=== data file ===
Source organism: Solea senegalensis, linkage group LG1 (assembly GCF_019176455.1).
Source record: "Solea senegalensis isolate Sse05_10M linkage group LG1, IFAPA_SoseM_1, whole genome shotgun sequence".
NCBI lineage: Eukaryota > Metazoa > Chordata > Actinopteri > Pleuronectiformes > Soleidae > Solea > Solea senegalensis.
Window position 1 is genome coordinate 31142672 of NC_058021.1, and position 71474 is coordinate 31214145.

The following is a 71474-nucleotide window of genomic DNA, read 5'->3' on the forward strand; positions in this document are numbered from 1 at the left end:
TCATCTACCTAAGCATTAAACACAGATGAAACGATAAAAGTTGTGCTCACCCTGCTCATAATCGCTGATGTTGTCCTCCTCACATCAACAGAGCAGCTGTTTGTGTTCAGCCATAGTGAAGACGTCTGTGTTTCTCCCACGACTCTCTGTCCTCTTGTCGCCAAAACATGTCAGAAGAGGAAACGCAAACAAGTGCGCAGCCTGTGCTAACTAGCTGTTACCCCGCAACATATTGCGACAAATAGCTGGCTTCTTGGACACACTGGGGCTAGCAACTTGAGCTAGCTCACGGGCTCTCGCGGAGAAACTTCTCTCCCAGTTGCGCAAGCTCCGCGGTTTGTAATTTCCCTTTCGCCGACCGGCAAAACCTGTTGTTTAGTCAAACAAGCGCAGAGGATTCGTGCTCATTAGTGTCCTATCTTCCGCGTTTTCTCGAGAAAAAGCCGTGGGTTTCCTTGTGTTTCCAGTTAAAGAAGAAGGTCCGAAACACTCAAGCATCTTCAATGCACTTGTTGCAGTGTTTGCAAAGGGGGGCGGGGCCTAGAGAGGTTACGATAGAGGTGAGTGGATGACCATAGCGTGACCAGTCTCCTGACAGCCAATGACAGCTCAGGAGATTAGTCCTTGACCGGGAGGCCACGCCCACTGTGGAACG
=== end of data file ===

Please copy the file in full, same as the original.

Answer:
Source organism: Solea senegalensis, linkage group LG1 (assembly GCF_019176455.1).
Source record: "Solea senegalensis isolate Sse05_10M linkage group LG1, IFAPA_SoseM_1, whole genome shotgun sequence".
NCBI lineage: Eukaryota > Metazoa > Chordata > Actinopteri > Pleuronectiformes > Soleidae > Solea > Solea senegalensis.
Window position 1 is genome coordinate 31142672 of NC_058021.1, and position 71474 is coordinate 31214145.

The following is a 71474-nucleotide window of genomic DNA, read 5'->3' on the forward strand; positions in this document are numbered from 1 at the left end:
TCATCTACCTAAGCATTAAACACAGATGAAACGATAAAAGTTGTGCTCACCCTGCTCATAATCGCTGATGTTGTCCTCCTCACATCAACAGAGCAGCTGTTTGTGTTCAGCCATAGTGAAGACGTCTGTGTTTCTCCCACGACTCTCTGTCCTCTTGTCGCCAAAACATGTCAGAAGAGGAAACGCAAACAAGTGCGCAGCCTGTGCTAACTAGCTGTTACCCCGCAACATATTGCGACAAATAGCTGGCTTCTTGGACACACTGGGGCTAGCAACTTGAGCTAGCTCACGGGCTCTCGCGGAGAAACTTCTCTCCCAGTTGCGCAAGCTCCGCGGTTTGTAATTTCCCTTTCGCCGACCGGCAAAACCTGTTGTTTAGTCAAACAAGCGCAGAGGATTCGTGCTCATTAGTGTCCTATCTTCCGCGTTTTCTCGAGAAAAAGCCGTGGGTTTCCTTGTGTTTCCAGTTAAAGAAGAAGGTCCGAAACACTCAAGCATCTTCAATGCACTTGTTGCAGTGTTTGCAAAGGGGGGCGGGGCCTAGAGAGGTTACGATAGAGGTGAGTGGATGACCATAGCGTGACCAGTCTCCTGACAGCCAATGACAGCTCAGGAGATTAGTCCTTGACCGGGAGGCCACGCCCACTGTGGAACG